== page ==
Views expressed in opinion columns are the author’s own.
Every two years, the world turns its attention to one of the world’s largest athletic events: the Olympic Games.
This past week, athletes from nearly 100 countries gathered in Beijing, China, to compete in the 2022 Winter Olympics with the hope of winning a medal for their nation. Fans around the world revel in the spectacle and between the timeless displays of athleticism and feelings of national pride, it’s easy to understand why the Olympics are a beloved event for many.
Unfortunately, as exciting as the Olympics are, controversies frequently surround the games. These Beijing Olympics have been no exception, as they have had their fair share of economic and political controversies typically associated with the Olympics. However, these controversies tend to hover around the spectacle of the games themselves, and rarely interfere with athletic competition, which is what the Olympics are truly about. Yet, recent issues with doping have begun to affect the athletic events themselves.
Doping, or the use of performance-enhancing drugs, is an issue that has grown in both occurrence and concern for the International Olympic Committee. Through the use of performance-enhancing drugs, these athletes erode the games’ competition, which strips it of the fairness that makes it so special. With each new instance of state-sponsored doping that occurs, it becomes clear the IOC has been weak and inefficient in its punishments, allowing these instances to continuously occur. In order to deter further instances of state-sponsored doping, the IOC needs to be stronger in its punishments to countries that violate doping protocol.
One does not have to look far to find a prime example of a lax and ineffective punishment for offenders of doping guidelines. If you’ve watched any of the events at the 2022 Beijing Olympics so far, you might have noticed that Russia is not competing under its name, but rather as the Russian Olympic Committee. This is part of the World Anti-Doping Agency’s 2019 ban on Russia after discovering a multi-year doping scheme sponsored by its government involving Russian Olympic athletes. This ban will last through the end of 2022.
Yet, this “ban” is ineffective for one major reason: Russian athletes are still competing at the Olympics like any other athlete would. The loophole allowing Russian athletes to compete without imagery of the Russian nation does very little to deter future violators from doping, as the precedent proves that connected athletes will still be able to compete for medals at the Olympic Games.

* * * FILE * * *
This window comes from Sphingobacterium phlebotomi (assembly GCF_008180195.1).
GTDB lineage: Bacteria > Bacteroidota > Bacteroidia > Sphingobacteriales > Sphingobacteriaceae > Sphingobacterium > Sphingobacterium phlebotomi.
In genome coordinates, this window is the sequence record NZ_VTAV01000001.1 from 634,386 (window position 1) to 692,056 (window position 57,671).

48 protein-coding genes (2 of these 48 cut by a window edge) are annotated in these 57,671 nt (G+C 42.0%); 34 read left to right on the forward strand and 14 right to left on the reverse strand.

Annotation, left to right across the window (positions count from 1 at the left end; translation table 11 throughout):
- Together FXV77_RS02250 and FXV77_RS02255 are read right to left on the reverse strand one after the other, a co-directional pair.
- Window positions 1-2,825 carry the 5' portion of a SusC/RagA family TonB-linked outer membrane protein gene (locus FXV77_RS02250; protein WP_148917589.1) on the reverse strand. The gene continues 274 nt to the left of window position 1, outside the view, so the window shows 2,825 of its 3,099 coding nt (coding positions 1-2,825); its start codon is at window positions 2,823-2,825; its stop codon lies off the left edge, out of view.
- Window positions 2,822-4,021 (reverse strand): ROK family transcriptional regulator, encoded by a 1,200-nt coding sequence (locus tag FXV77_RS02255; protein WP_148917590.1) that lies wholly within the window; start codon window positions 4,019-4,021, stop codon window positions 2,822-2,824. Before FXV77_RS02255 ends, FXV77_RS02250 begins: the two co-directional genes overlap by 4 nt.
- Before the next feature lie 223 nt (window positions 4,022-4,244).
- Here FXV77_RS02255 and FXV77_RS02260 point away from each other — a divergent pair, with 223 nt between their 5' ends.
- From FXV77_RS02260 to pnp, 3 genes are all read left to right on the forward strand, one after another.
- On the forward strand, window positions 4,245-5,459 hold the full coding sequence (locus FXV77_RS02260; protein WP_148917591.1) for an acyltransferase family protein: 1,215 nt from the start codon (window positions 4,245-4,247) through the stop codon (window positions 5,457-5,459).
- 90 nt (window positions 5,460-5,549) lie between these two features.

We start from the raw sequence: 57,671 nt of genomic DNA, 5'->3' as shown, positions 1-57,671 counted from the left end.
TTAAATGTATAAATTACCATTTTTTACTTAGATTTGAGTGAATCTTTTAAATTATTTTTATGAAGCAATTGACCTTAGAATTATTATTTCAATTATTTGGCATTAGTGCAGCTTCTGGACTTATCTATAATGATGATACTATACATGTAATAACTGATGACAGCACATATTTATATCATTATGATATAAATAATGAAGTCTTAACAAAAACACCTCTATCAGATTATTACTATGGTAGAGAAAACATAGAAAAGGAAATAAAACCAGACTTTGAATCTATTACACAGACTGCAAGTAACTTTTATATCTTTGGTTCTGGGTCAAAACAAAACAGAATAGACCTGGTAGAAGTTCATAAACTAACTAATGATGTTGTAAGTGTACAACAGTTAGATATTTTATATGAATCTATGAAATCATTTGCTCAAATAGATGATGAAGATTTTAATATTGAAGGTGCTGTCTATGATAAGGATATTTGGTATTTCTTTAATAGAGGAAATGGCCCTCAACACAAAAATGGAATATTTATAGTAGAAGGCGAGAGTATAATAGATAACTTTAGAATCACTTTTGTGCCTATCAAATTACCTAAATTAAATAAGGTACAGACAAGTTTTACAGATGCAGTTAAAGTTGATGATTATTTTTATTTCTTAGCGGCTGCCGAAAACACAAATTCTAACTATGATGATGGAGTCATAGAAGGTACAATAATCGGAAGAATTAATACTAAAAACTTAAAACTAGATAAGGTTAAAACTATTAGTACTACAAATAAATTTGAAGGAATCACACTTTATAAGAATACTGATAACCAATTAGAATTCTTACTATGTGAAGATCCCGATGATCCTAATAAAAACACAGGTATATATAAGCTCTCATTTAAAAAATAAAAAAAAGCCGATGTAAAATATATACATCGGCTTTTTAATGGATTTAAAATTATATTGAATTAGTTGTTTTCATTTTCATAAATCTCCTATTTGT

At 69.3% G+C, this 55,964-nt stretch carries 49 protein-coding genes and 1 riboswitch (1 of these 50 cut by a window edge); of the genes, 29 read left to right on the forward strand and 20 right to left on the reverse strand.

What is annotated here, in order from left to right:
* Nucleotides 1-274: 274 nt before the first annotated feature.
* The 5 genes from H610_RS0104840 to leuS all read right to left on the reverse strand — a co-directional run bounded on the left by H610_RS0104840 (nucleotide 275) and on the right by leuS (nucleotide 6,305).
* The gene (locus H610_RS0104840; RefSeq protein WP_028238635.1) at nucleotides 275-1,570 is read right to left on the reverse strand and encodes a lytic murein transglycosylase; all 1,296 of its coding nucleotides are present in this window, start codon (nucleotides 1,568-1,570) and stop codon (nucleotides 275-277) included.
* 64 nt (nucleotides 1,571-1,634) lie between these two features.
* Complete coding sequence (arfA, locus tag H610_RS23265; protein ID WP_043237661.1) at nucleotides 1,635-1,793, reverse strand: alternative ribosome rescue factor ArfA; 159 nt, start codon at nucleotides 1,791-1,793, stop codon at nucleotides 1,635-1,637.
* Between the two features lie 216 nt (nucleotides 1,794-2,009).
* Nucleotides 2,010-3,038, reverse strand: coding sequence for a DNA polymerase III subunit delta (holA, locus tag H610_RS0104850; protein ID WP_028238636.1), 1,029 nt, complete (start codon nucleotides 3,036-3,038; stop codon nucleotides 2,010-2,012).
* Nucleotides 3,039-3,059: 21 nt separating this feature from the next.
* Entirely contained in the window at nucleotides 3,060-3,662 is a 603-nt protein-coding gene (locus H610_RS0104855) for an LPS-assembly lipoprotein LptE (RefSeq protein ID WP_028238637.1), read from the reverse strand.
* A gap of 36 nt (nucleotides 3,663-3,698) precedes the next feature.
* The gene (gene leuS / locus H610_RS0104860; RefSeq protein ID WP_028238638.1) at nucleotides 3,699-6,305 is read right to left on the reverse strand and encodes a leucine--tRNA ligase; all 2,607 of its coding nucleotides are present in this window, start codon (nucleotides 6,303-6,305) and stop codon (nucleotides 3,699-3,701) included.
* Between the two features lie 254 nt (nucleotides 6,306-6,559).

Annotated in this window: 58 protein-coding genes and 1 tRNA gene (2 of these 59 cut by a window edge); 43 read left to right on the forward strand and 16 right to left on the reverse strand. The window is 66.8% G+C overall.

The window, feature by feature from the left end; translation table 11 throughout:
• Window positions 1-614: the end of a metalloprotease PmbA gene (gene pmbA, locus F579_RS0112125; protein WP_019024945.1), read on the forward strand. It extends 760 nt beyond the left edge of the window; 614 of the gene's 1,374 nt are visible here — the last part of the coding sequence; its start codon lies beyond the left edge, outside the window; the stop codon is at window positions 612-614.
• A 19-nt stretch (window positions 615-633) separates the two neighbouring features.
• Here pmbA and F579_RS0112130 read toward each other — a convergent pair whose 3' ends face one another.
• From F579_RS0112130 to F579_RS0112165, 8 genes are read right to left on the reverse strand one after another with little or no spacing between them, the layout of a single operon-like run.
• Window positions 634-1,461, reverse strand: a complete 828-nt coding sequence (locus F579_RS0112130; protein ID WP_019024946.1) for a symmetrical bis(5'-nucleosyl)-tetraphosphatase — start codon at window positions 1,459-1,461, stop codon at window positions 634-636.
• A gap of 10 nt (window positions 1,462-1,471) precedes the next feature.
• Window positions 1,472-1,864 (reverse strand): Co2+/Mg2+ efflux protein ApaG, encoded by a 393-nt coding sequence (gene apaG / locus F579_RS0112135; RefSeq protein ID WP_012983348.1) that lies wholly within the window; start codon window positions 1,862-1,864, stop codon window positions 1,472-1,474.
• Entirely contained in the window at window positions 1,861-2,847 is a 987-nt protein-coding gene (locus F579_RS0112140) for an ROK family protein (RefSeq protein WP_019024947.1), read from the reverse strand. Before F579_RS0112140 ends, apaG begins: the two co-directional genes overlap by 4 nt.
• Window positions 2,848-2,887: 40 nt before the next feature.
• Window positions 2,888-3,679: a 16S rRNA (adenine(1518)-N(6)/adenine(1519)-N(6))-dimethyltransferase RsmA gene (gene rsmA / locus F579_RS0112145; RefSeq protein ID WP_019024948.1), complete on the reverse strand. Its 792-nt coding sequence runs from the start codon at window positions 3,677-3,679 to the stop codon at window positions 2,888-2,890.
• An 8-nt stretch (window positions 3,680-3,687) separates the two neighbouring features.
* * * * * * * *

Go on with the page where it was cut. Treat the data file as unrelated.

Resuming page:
Further, the additional components of the ban are artificial and performative at best. Should a Russian athlete win a medal, the Russian national anthem will not play, but rather Tchaikovsky’s Piano Concerto No. 1 — arguably one of the most famous works from one of Russia’s most well-known composers. In that, the pride in Russian identity is not lost, but rather funneled to a new medium, effectively depleting the purpose of the restriction.
Foreign dignitaries should also be banned from attending the Olympics, per the guidelines of the ban, but this stipulation is circumvented through personal invitations to Russian officials by the host nation. Naturally, given the diplomatic relationship between Russia and China, President Vladimir Putin not only attended the Olympic Opening Ceremony in Beijing, but also held a meeting with President Xi Jinping that has contributed to the growing diplomatic tensions with many Western nations.
In order to strengthen future bans for violators of doping protocol, the first place to start would be not allowing the violating nation to compete in the games at all. While this is rather strict, it should considerably deter the national athletic organizations from sponsoring cheating at the national level. Further, athletes are allowed to compete independently of a country at the Olympics, which would allow innocent athletes to still earn a medal despite the illegal actions of their nation. Therefore, ardent and restrictive bans are likely the key to reducing state-sponsored doping at the Olympic Games.
As a fan of the Olympics and Team USA, it is upsetting to see Russian athletes get no more than a slap on the wrist for clear and obvious attempts at cheating. However, my mom would always remind me that “a winner never cheats, and a cheater never wins.” So when the competition is over and the Olympic cauldron is extinguished, hopefully the final medal count delivers the necessary karma to any country that has attempted to erode the fair spirit of the Olympic Games.
Anthony Liberatori is a junior environmental science and economics major. He can be reached at firstname.lastname@example.org.